Cyber security

(The Center Square) – Washington state experienced the eighth-most cybercrime in America last year, according to a recent survey conducted by ThirdParty Trust.

The Chicago-based vendor risk management company surveyed more than 1,000 Americans, asking if they had ever been a victim of cybercrime.

“The data shows just how prevalent cybercrime is in the U.S.,” Megan Sanctorum, spokesperson on behalf of ThirdParty Trust, told The Center Square in an email. “More than half of Americans say they have been a victim, many of them more than once.”

She offered up a few tips on how to lessen the chances of becoming a cybercrime victim.

“I think it’s important to remind people to be cautious with the links they click and to think twice before sending money to someone online they’ve never met,” Sanctorum said. “Remember to use strong passwords and change them frequently. Most importantly, don’t be afraid to report any scams or monetary loss from cybercrime.”

According to the survey, Washingtonians lost nearly $230 million to cybercrime in 2021, or nearly $14,000 per victim.

There were 16,582 victims of cybercrime in the Evergreen State, which translates into an average of more than 215 people per 100,000 who fall victim to cybercrime every year.

To put that in perspective, the average number of victims in every state is 11,752, for a national average of 170 out of every 100,000 people.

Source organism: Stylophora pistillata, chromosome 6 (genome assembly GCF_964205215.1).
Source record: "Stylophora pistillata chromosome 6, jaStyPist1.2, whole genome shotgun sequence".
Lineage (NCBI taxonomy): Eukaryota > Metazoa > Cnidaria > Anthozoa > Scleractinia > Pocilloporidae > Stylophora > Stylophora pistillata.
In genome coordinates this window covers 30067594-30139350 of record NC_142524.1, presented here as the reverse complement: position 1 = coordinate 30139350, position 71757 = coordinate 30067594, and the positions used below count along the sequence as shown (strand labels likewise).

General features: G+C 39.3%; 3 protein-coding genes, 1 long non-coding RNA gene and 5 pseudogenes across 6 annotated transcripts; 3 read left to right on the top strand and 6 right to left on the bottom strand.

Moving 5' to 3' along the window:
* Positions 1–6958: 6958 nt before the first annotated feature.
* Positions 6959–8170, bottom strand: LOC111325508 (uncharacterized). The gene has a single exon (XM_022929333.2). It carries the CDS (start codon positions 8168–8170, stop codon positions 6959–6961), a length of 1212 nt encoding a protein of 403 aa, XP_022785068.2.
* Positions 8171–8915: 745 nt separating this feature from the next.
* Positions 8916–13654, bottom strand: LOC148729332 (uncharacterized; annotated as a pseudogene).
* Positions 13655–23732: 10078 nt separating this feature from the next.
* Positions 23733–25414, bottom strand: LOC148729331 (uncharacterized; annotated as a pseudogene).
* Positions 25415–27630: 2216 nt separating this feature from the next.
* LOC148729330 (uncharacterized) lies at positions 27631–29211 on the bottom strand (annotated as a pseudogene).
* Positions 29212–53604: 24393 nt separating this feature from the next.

Washington made headlines during the COVID-19 pandemic for being swindled out of $650 million in an unemployment fraud scheme partly based out of Nigeria that was carried out via email using stolen Social Security numbers and other personal data.

So far, the biggest fish caught in connection with the fraud is a Nigerian man who was arrested and charged with stealing more than $350,000 in unemployment benefits from the state Employment Security Department in spring 2020.

In May, Abidemi Rufai, a suspended Nigerian government official, pleaded guilty in U.S. District Court in Tacoma, Washington, to wire fraud and aggravated identity theft for using stolen identities to claim hundreds of thousands of dollars in pandemic-related unemployment benefits.

He is scheduled to be sentenced on Monday.

Per an earlier ESD report, Washington has recovered approximately $395 million of the $650 million in stolen pandemic unemployment funds.

The 10 states experiencing the most cybercrime, according to ThirdParty Trust:

1. Nevada

2. Alaska

3. Iowa

4. Florida

5. Delaware

6. Maryland

7. Colorado

8. Washington

9. California

10. Arizona

The 10 states experiencing the least cybercrime, according to ThirdParty Trust:

50. Mississippi

49. North Dakota

48. Louisiana

47. Arkansas

46. Kansas

45. North Carolina

44. Idaho

43. South Dakota

42. Minnesota

41. Tennessee